Judge Released All Pro-Palestinian Protesters Arrested At University Of Florida Campus!

Judge Released All Pro-Palestinian Protesters Arrested At University Of Florida Campus
Judge Released All Pro-Palestinian Protesters Arrested At University Of Florida Campus

Get ready for a surprising turn of events: a judge has released all the pro-Palestinian protesters who were arrested at the University of Florida campus. This unexpected decision has caught many by surprise and has sparked a lot of discussion. Let’s dive in and find out more about what led to this decision and what it means for the ongoing protests on campus.

Judge Released All Pro-Palestinian Protesters Arrested At University Of Florida Campus

Eight of the nine pro-Palestinian protesters who had been arrested on the University of Florida campus on Monday were freed from custody early on Tuesday by a court. A UF student who was the eighth protestor was still detained and charged with criminal assault.

During the arrests on Monday night, Allan Hektor Frasheri, a 20-year-old philosophy major from Dunedin, Florida, was accused of spitting on a campus police officer. His detention was a substitute for a $5,000 bond. In a coordinated effort with the university administration, police and state troopers took nine people into custody.

The institution had earlier threatened to suspend all students and expel anyone who was detained from campus for a period of three years. The school announced that teachers or staff who were arrested would be fired. All nine of the arrested protestors are already subject to trespass orders from the university, which forbid them from returning to campus until April 2027.

During nationwide protests against Israel’s military war in Gaza, where Israel has murdered over 34,000 Palestinians since Hamas launched an unexpected attack on Israel last October, they were among the first college arrests in Florida.

Earlier on Monday, three protesters were taken into custody at Tampa’s University of South Florida. In Florida, there hasn’t been any proof of the violence and vandalism that have occurred at certain nationwide university protests.

Gov. Ron DeSantis said, “You have a right to support or not support Israel, that’s the First Amendment. You don’t have a right to pitch a tent in the middle of campus and commandeer some of the property.” He added, “We’re not going to be sitting there, indulging this.”

Alachua County Judge Susan Miller-Jones granted the eight protesters their freedom during the court proceeding despite their misdemeanor counts of trespassing, disobeying police orders, resisting arrest, and wearing masks in public.

According to a press release from the university on Monday, many of the nine protestors on campus were “outside agitators,” but at least seven of them were current or former UF students, including Frasheri. None of the nine had a criminal past, according to Judge Miller-Jones, who released them on their own recognizance.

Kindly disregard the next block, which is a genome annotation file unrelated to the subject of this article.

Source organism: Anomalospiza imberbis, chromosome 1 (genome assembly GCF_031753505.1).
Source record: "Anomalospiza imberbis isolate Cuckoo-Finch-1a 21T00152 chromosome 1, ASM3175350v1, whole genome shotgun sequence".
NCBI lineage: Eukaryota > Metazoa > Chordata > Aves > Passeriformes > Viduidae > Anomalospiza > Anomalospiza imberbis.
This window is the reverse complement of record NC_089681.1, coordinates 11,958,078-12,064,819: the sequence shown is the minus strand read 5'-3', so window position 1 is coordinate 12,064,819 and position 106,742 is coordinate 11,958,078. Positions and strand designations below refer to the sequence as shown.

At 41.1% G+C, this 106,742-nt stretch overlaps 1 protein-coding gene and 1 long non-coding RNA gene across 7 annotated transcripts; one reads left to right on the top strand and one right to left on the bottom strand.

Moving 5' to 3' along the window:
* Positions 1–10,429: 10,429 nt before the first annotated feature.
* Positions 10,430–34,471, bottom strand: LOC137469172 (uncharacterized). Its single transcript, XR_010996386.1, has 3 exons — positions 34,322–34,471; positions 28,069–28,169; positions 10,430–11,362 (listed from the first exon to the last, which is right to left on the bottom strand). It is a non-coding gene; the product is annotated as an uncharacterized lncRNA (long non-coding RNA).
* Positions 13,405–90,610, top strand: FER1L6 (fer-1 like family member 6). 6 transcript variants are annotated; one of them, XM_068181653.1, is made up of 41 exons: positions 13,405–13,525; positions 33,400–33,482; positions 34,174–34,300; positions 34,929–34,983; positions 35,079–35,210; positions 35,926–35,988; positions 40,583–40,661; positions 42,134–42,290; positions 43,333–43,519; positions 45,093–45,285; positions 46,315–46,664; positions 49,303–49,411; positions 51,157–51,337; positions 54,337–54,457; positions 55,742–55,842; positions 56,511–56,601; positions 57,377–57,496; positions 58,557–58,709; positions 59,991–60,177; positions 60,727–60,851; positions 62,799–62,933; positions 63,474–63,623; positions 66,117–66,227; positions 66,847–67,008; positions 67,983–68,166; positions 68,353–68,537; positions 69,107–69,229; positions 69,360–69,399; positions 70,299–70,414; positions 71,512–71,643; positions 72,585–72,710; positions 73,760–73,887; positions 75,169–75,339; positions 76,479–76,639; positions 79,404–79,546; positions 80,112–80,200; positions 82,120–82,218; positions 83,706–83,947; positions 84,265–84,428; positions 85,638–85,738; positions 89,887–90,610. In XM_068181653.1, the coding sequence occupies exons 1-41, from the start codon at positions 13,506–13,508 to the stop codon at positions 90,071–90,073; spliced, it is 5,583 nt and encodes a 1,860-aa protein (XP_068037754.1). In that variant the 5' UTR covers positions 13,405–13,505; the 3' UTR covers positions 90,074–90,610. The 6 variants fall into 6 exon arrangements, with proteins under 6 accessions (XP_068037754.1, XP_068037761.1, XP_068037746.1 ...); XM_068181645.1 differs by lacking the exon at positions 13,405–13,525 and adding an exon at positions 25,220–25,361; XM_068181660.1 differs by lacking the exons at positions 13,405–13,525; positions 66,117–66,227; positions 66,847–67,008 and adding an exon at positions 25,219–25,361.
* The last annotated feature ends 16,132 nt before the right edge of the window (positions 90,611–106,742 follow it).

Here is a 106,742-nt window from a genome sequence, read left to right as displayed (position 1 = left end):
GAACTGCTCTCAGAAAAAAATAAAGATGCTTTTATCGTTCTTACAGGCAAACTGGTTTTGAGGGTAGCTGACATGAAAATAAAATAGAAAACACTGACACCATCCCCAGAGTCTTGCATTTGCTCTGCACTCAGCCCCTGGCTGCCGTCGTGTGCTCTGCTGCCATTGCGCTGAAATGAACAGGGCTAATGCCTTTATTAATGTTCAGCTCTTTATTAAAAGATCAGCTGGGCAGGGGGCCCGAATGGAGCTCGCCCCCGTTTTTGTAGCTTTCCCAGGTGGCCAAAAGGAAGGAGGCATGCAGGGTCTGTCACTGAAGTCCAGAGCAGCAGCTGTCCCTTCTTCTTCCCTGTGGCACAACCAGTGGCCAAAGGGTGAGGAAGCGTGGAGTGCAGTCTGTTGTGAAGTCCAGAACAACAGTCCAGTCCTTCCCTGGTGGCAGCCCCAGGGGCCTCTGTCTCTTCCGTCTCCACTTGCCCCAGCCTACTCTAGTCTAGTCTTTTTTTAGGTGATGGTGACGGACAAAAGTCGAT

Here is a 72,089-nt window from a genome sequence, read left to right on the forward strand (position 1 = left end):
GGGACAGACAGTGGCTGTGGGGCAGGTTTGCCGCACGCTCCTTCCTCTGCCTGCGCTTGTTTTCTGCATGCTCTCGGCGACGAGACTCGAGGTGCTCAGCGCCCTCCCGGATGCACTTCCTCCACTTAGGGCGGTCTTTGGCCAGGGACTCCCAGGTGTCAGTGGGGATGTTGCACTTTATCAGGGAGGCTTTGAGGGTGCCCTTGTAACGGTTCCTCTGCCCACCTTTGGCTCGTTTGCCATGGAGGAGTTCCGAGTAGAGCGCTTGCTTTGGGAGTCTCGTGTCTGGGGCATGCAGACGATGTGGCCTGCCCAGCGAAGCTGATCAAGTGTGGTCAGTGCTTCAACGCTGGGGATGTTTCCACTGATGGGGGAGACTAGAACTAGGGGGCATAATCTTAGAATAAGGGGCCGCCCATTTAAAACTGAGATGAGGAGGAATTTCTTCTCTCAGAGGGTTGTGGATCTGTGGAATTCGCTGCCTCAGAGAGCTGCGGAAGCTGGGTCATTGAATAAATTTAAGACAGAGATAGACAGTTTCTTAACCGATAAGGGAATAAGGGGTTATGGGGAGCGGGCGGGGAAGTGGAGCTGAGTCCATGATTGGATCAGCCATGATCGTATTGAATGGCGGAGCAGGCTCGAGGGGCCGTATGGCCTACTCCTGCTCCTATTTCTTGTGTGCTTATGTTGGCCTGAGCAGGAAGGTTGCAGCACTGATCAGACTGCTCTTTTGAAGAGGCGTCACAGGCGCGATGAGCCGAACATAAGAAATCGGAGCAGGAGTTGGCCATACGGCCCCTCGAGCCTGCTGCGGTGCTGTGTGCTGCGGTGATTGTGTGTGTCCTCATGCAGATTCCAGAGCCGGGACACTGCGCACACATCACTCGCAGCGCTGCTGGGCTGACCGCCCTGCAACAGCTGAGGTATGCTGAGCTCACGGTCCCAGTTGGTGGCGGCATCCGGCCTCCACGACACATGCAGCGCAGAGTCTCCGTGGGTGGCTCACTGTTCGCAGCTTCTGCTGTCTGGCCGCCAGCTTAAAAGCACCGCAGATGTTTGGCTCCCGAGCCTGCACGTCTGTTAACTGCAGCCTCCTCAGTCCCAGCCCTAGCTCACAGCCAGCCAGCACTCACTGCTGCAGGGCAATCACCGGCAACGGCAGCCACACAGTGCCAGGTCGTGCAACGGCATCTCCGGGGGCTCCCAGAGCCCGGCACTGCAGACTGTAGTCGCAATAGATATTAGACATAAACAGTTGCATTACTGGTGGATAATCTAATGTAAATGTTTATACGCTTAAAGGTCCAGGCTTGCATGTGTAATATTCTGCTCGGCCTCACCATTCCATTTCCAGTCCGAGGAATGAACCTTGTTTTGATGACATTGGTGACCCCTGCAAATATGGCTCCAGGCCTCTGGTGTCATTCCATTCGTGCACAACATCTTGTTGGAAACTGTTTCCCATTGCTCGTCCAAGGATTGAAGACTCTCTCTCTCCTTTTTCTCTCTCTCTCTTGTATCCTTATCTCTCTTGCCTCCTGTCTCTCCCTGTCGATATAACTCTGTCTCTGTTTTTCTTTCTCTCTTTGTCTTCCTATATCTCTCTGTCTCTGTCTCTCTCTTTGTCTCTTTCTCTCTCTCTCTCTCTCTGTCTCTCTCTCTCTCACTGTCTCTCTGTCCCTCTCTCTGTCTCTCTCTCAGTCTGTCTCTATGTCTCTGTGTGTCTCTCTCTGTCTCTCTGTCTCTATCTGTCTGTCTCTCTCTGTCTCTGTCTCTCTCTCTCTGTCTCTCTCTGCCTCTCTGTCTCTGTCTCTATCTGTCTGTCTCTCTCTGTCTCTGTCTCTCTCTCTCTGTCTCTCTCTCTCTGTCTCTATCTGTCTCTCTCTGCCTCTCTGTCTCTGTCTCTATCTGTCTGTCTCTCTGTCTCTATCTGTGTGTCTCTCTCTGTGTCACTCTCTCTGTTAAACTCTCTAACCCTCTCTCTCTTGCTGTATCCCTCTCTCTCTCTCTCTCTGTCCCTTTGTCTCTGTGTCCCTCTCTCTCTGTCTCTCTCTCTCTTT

Judge Released All Pro-Palestinian Protesters Arrested At University Of Florida Campus
Judge Released All Pro-Palestinian Protesters Arrested At University Of Florida Campus

A broad coalition of student organizations, calling itself the UF Divestment Coalition, including the school branch of the Young Democratic Socialists of America, has coordinated the protests at UF. UF, which has an endowment of $2.4 billion, is required by the coalition to remove its holdings from companies that help Israel militarily or technically.

Professors, friends, and family members spoke in support of the accused at the court hearing on Tuesday.

The most serious charge was against Frasheri, whose mother said he wasn’t a violent person and described him as a child “every mother wishes for” in front of the judge. According to Frasheri’s partner, other people went to him for support.

According to court documents that were made available to the public on Tuesday afternoon, Frasheri spat on the campus police Officer Kristy Sasser’s right arm while she was assisting a state trooper in leaving with an arrested protester.

Frasheri’s bond is being raised, according to the organizers, and they anticipate that he will be released from custody later on Tuesday.

Refusing to leave the public university’s Plaza of the Americas when police asked, the public lawyer attempted in vain to establish in court that some of the accusations constituted double jeopardy because they concerned the same offense.

Even after a day passed, it wasn’t clear why UF police arrested the protesters after five days of demonstrations. On Thursday night, they gave out papers allowing activities like talking, expressing opinions, and holding signs. However, the written rules said no to disturbances, sleeping, tents, sleeping bags, pillows, or any permanent structures.

Shortly after the police and troopers began arresting the protesters, the university sent an email statement to reporters. Spokesman Steve Orlando said, “The University of Florida is not a daycare, and we do not treat protesters like children – they knew the rules, they broke the rules, and they’ll face the consequences.”

Some other people arrested at UF included Tess Jaden Segal, 20, from Weston, Florida, majoring in sustainability; Augustino Matthias Pulliam, 20, from Jacksonville, Florida, a former theater major; Charly Keanu Pringle, 21, from Jacksonville; Parker Stanley Hovis, 26, from Naples, Florida, majoring in computer science.

Others arrested are Keely Nicole Gliwa, 23, from Gainesville, Florida, majoring in biochemistry and molecular biology; Roseanna Yashoda Bisram, 20, from Ocala, Florida, studying engineering studies; Jinx Rooney, 23, from Valrico, Florida; and Ember Boerboom, 24, from Chesapeake, Virginia, a former philosophy major.

Court documents gave Boerboom’s name as Mary Caitlin Boerboom and Rooney’s name as Allison Marie Rooney.

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